Religious tolerance and intolerance
Michael De Dora
Posted on July 13, 2012
The Boston Review recently conducted an interesting interview with philosopher Martha Nussbaum on her new book, The New Religious Intolerance: Overcoming the Politics of Fear in an Anxious Age, which discusses the growing anti-Islam agitations in Europe and the United States.
Here’s a taste:
… my views, which are pretty mainstream in America, are found “extreme” and even “offensive” in Germany, and all sorts of quite refined people think that Islam poses a unique problem and that the law should be dragged in to protect the culture. One woman who purported to represent a human rights organization actually disrupted the question period after my lecture by making a long speech, culminating in an attempt to refute my critique of the “health argument” (“the burqa is unhealthy”) by pointing out that she has a burqa at home and when she tries it on she trips over things. Please. When I first wore a long evening skirt I tripped too, but should long evening dresses be illegal? If we apply that standard, there are some candidates for a ban that stand far above these: platform shoes, for example, which even shoe-lovers like me find very hard to walk in without turning one’s ankle. I myself have sprained my ankle twice wearing shoes with two-inch platforms. But I don’t want to ban them either, of course! The problem with these Europeans is that they don’t want to ban platform shoes or spike heels either; they just want to ban practices of others which they have never tried to understand.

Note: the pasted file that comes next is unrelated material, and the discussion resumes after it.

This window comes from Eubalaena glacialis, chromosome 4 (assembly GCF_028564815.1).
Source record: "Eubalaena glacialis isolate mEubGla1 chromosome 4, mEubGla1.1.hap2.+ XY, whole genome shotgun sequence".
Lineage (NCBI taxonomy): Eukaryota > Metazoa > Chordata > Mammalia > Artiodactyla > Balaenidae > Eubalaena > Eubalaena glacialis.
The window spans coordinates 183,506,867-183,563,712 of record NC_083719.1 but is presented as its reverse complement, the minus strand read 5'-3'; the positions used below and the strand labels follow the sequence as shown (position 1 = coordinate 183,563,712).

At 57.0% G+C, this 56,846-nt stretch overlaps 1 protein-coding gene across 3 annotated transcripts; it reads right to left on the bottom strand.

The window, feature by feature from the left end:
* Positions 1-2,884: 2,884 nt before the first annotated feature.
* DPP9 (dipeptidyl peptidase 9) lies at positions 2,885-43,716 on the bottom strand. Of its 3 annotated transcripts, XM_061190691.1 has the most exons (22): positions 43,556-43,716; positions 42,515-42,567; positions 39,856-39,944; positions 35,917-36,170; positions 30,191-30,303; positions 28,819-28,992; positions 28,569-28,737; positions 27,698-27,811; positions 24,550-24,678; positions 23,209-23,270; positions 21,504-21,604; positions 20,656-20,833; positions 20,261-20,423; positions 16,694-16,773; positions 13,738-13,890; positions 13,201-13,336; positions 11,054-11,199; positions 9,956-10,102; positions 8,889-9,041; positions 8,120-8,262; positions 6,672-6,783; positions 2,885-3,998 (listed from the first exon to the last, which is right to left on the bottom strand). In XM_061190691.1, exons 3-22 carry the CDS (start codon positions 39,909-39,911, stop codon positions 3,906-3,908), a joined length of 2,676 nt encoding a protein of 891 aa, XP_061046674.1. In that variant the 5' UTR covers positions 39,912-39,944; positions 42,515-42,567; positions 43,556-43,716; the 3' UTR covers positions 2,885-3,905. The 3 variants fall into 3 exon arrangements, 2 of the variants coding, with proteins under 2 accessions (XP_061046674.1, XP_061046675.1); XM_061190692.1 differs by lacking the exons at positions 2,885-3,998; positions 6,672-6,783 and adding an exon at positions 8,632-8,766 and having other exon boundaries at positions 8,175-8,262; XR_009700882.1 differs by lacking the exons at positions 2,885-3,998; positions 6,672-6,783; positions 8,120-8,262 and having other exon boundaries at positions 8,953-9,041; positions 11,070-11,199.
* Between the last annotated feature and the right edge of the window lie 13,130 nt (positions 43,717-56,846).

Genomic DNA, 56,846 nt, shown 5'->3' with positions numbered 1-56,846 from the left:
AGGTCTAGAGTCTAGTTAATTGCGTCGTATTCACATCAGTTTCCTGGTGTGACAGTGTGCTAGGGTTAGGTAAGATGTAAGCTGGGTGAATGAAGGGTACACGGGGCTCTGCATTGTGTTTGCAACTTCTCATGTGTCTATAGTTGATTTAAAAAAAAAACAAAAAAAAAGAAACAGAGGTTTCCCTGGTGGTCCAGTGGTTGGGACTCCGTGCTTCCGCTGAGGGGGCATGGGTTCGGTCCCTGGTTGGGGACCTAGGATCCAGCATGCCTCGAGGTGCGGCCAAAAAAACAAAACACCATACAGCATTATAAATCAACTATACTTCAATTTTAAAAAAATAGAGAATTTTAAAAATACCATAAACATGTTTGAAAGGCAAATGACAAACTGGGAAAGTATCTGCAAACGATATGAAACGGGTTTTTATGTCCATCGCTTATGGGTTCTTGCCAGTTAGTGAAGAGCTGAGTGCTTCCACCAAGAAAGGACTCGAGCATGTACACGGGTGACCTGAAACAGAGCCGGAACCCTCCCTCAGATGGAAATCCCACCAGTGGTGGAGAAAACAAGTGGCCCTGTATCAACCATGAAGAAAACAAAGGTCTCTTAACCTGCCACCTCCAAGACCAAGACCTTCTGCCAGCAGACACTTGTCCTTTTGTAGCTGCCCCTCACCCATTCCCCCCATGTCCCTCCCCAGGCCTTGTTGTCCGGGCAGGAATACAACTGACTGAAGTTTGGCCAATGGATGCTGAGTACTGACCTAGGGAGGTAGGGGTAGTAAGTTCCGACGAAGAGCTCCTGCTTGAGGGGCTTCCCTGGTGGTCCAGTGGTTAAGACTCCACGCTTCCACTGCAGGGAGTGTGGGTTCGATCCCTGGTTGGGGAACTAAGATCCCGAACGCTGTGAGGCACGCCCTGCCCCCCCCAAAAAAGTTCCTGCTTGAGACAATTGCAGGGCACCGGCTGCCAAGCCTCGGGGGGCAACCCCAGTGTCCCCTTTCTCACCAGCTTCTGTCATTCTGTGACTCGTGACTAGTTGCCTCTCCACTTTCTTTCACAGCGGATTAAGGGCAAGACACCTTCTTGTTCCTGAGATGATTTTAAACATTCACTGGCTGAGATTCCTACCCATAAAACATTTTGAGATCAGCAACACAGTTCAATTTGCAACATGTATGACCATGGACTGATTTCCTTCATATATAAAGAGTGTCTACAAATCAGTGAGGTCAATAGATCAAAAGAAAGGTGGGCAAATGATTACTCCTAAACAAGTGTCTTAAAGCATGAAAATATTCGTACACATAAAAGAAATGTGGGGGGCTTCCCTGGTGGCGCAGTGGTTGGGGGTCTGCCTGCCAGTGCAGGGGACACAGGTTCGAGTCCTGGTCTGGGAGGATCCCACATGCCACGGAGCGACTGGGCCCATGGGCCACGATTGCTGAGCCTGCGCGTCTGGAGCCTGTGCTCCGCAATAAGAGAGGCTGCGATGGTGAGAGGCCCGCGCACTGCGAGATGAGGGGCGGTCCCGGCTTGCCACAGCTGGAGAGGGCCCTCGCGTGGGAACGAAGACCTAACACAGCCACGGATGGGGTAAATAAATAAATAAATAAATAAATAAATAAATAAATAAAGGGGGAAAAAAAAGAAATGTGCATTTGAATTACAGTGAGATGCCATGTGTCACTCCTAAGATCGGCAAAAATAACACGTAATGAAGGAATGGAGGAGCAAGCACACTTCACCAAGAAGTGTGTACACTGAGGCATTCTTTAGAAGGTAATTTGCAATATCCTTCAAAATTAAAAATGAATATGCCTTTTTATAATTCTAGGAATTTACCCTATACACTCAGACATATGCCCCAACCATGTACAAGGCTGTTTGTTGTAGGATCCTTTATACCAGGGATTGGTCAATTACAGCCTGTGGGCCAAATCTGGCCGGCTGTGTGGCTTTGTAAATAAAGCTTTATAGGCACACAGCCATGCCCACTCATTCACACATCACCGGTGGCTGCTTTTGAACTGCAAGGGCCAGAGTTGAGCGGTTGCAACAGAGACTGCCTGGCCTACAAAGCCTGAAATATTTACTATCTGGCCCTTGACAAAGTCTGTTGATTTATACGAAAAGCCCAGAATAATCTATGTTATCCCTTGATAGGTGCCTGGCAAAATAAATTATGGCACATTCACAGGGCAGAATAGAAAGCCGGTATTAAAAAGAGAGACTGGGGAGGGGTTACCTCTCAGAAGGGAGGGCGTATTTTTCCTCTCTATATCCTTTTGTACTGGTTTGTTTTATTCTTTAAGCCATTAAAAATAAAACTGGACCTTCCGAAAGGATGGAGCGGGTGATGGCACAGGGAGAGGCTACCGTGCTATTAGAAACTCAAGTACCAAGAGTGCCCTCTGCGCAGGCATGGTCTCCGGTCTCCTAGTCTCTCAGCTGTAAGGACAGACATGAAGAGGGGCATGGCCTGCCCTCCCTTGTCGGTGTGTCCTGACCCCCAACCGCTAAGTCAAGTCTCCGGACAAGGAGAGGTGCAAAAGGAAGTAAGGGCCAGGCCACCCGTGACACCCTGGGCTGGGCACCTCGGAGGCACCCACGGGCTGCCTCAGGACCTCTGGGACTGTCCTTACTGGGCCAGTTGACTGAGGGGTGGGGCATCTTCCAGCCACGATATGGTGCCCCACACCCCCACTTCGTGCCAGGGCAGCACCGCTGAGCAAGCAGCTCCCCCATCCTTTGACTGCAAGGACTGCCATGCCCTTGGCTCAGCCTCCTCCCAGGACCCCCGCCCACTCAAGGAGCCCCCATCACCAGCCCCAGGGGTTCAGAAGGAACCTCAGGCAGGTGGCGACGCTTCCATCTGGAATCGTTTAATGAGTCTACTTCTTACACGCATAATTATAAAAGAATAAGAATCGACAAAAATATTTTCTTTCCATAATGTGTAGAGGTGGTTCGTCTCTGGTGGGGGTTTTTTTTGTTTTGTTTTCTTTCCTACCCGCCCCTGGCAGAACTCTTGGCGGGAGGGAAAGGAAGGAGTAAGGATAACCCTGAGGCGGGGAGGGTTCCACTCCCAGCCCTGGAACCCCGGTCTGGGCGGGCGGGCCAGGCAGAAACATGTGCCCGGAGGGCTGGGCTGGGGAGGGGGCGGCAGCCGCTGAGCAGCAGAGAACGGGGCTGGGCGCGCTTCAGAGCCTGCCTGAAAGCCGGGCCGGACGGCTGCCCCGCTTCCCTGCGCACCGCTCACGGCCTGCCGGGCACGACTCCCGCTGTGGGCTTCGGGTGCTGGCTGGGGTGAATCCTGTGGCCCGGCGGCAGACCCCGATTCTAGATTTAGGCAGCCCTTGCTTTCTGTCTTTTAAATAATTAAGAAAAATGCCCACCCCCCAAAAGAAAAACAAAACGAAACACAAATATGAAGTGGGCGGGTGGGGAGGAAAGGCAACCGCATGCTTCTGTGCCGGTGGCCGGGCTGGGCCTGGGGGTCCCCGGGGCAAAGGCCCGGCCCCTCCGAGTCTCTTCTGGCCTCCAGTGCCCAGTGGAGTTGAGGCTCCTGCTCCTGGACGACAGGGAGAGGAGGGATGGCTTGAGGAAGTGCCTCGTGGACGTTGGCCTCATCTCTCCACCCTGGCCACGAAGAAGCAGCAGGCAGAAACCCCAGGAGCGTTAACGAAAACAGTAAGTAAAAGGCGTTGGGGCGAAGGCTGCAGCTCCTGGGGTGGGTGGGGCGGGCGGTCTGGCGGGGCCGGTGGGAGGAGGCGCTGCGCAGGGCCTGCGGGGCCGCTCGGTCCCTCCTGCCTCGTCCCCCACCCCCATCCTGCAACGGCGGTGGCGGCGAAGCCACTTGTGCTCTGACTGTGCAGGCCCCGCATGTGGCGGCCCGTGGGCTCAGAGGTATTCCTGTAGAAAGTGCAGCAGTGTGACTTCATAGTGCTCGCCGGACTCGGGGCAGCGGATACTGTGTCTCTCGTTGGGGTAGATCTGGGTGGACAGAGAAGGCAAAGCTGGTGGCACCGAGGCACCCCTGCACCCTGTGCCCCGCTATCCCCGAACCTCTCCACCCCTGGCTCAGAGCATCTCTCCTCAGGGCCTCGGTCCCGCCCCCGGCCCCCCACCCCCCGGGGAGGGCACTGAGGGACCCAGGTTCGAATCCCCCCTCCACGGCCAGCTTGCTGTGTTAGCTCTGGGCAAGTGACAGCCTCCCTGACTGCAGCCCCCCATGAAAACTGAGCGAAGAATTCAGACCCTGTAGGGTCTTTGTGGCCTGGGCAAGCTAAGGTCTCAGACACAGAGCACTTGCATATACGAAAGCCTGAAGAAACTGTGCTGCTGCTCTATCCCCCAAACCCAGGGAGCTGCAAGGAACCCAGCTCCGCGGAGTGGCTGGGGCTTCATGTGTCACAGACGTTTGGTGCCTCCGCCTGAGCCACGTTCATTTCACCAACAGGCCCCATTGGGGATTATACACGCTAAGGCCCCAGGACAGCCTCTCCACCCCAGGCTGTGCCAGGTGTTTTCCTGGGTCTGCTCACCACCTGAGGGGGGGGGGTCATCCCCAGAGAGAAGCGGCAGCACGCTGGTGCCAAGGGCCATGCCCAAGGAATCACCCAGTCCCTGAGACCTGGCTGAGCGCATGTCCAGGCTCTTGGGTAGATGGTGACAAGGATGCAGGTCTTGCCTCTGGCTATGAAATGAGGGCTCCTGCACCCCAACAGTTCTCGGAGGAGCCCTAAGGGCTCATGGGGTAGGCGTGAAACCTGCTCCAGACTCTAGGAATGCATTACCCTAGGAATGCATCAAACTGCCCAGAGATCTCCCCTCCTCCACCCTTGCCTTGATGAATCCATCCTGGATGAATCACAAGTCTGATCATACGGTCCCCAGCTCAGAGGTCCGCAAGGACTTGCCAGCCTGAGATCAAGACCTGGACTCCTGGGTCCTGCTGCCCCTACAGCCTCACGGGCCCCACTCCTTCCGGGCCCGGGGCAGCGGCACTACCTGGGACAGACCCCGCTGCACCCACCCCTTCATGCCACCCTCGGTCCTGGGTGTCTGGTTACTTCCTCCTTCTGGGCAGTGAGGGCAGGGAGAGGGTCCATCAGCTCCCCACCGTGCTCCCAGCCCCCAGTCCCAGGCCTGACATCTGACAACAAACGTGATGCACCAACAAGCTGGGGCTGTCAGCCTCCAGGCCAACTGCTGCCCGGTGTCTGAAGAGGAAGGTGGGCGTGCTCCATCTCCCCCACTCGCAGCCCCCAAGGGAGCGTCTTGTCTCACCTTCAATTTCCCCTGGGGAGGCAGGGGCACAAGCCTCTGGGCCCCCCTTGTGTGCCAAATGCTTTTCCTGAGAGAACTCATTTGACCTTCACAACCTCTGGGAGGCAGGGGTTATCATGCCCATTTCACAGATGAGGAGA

You can read the entire interview here.
Tagged: atheism, ethics, god, intolerance, morality, religion, secularism, tolerance